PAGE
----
So my team lead told me in a code review that you shouldn't use 'else if' in code.
Instead you should best them like:
Apparently that would improve readability...
Am I crazy, or what?24
I may have convinced my boss to start using Gitea to manage our git repos! 😆
Right now we have a NAS with bare repos, so we have no access rights, no overviews, no forks, no issues, no pull requests, nothing! 🤐
Now it's time to pray to the gods for his decision. 🤞
I'm doing my own sci-fi D&D story and need some new weapons! So why not use programming names? 🤔
One player is also a dev and I want to trigger him as hard as I can 😈6
Just got the Oreo 8.0 update for my OnePlus 5T. Yay!
But it broke something, so now I can't debug my app with Xamarin... 😐
Luckily there's already a bugreport on their bugzilla! It seems like it's been fixed. Just need to update Visual Studio. Guess I'm lucky after all. 😁
The problem is still there... 😡
Don't know what to do now... 😕5
Started the year well :D
Making an app to view our home energy usage and output (solar panels).
Raspberry pi is connected to our energy meter and is used as a server.
But some of you may not like this...
The Pi is running Windows IOT :P2
So I just read up on what the language D has to offer. It seems quite good!
- Active community
- Multiple compilers
- Modern (no header files, garbage collector, etc.)
- No VM or framework needed to run it (like C# and Java)
Looking forward to trying it out!
Does anyone have any experience with it? What are your thoughts?7
Loving inaccurate documentation...
And it's from a big company as well!
Reset value: 0x0000007F
I didn't get it to work for several hours.
And then I checked...
The actual value it gets reset to is 0.
So I just finished my first 40 hour work week.
And just an hour ago I had a meeting.
In that meeting I said pretty much this:
"Your old system is rubbish, I want to make a new one"
"Also we can't use the old framework"
"Also it needs to be in a different language that nobody knows here"
And they went for it!
At this point I think I can sell anything to anyone.8
So I've been playing some DnD with friends.
And we've been working with some lego characters, whiteboard markers and plastic sheets to draw on.
But that's always a mess:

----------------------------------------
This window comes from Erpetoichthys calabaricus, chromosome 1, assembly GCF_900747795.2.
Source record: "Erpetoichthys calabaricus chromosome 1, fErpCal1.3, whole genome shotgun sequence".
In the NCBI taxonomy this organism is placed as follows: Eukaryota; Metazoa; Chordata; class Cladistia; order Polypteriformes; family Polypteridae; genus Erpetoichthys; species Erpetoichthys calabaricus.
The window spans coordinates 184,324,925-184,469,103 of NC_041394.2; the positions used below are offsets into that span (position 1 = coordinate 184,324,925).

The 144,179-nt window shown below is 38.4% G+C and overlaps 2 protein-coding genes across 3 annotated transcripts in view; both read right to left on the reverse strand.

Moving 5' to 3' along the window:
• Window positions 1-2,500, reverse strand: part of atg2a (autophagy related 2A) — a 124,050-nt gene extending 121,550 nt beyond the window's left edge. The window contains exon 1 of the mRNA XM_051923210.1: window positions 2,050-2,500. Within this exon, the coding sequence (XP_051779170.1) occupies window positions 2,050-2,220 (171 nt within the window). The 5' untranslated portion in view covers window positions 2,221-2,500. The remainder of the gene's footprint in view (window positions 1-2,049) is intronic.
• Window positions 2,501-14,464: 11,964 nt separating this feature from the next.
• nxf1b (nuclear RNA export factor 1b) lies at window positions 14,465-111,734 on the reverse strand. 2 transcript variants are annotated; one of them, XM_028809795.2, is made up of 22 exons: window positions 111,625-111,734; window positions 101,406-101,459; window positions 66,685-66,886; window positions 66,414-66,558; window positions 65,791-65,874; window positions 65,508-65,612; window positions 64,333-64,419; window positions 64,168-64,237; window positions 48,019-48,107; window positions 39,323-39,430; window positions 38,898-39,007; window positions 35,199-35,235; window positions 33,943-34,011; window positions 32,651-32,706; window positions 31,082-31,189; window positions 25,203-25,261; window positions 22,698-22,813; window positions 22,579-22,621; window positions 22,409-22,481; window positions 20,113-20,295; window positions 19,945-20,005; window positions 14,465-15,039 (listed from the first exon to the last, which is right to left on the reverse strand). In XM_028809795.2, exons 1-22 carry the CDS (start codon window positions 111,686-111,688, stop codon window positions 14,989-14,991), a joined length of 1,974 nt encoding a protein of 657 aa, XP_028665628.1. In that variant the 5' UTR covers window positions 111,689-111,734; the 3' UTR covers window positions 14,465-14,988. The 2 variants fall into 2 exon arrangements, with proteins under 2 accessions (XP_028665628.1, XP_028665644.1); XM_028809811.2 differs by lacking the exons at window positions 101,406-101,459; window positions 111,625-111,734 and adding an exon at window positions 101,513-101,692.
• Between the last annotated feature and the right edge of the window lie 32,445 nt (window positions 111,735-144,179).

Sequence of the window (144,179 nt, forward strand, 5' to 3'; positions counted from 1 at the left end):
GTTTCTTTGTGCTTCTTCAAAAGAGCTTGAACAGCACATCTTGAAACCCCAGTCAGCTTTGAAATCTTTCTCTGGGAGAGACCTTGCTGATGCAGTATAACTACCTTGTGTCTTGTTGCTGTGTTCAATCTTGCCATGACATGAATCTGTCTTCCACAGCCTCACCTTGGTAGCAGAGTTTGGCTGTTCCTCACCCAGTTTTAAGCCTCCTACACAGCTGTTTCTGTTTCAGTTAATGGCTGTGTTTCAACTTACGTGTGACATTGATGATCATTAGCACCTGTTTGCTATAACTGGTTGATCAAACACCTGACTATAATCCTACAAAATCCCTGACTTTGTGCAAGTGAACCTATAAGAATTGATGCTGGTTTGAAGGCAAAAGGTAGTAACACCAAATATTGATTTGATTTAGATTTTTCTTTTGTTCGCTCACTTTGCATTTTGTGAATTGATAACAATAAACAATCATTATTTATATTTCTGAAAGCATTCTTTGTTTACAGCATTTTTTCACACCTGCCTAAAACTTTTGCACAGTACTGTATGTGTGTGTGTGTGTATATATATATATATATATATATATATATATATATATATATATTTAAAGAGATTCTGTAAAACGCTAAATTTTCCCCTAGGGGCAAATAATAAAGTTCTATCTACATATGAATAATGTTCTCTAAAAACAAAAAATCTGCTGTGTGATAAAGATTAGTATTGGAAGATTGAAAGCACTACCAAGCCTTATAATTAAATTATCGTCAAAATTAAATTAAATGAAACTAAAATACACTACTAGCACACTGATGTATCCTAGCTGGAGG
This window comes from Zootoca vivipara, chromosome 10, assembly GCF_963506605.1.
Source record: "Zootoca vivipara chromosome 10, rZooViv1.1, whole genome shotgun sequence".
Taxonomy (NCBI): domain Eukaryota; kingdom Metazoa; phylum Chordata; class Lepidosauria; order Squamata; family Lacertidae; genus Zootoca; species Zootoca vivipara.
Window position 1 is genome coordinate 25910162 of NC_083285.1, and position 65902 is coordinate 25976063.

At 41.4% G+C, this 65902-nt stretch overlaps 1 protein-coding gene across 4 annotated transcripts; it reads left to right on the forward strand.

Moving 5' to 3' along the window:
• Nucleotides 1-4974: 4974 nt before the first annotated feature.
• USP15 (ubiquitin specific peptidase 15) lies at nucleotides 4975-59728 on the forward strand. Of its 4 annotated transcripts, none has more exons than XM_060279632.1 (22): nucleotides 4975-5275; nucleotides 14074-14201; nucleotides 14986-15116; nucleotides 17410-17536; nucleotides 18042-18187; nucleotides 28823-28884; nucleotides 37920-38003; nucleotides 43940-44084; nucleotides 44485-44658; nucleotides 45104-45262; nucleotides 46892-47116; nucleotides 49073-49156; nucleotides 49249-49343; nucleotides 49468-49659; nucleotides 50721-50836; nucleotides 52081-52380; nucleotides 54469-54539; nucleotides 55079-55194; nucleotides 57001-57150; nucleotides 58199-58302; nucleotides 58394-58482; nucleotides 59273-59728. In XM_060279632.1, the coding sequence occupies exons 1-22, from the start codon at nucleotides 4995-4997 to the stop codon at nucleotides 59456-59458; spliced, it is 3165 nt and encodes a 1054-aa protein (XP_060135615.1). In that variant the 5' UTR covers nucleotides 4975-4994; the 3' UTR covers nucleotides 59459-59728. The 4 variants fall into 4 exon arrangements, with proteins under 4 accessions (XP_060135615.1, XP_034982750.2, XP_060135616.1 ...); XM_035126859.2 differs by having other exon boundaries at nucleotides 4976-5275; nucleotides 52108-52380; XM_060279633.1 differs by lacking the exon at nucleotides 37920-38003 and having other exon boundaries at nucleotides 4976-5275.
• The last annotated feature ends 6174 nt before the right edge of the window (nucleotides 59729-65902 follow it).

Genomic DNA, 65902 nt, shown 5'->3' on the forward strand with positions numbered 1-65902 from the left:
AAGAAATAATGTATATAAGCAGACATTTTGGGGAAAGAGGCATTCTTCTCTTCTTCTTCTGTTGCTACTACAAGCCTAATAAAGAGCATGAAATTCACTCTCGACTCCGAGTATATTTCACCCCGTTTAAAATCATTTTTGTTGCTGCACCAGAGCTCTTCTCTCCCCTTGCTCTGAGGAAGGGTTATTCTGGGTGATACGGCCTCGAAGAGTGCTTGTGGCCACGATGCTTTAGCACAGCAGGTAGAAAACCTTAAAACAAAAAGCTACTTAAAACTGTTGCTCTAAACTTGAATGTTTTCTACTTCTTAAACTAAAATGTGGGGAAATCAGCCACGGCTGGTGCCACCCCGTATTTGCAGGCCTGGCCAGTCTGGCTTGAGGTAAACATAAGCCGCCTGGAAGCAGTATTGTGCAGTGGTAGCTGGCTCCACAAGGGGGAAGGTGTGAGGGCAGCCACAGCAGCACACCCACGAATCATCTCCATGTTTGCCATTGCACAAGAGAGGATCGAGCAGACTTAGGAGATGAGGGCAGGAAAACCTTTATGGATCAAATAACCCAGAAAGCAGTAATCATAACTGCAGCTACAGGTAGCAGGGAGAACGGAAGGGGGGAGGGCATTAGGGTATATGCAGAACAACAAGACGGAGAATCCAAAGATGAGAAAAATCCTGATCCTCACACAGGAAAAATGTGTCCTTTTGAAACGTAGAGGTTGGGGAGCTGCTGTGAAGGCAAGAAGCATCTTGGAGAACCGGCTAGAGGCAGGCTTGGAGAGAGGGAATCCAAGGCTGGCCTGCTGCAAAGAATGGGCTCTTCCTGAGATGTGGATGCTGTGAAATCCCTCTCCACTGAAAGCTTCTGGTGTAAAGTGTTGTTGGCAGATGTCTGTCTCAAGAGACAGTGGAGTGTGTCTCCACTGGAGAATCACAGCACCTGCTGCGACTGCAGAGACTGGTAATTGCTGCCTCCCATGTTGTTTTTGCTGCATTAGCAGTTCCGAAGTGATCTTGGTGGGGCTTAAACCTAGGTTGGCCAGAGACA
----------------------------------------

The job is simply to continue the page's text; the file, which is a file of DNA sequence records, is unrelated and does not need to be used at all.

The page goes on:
The ink was old and did not come off again for the most part
The sides of the map curled up and and made the lego character fall over
The lego characters were too big
So I thought, why not make it digital?
And so I did.
I used UWP to make a master and a client, both using the Windows Ink api to be able to draw.
Some circles with an initial served as characters, and everything was synchronized using a TCP library I wrote half a year ago.
Yesterday we tried it out.
We all (including me) were sceptical if it would work well because the 'analog' clumsy way we did it before does have a certain charm.
But at the end we were all very enthousiastic about it and we'll be using it next time too!
It's awesome to be able to create programs for your own use :D
That's why being able to program is such a great thing!
Now I need to restructure everything, make it more efficient, add a turn order display, make the map zoom- and moveable and more and more....20
So today I saw another 'OOP should die' article.
And I decided I should google around a bit to find out why.
Reasons I found:
- Things get too complicated
- Things get too abstract (same as the above really)
But when I search for alternatives, only functional programming and different ways to use OOP get mentioned.
I still don't get why OOP is supposedly bad though.
Maybe my 20-30k LOC projects aren't big enough to see it?
For me the abstraction works very well. The abstraction is used to keep the complexity low(er).
And the different ways of using OOP are a plus-point for me. (Like the Entity-Component system)
I don't know enough about functional programming to be able to say it's better or worse, but the ideas behind it a perfectly usable in languages like C#.
So if any of you have a good concrete reason to not use OOP, please feel welcome to tell me in the comments :)13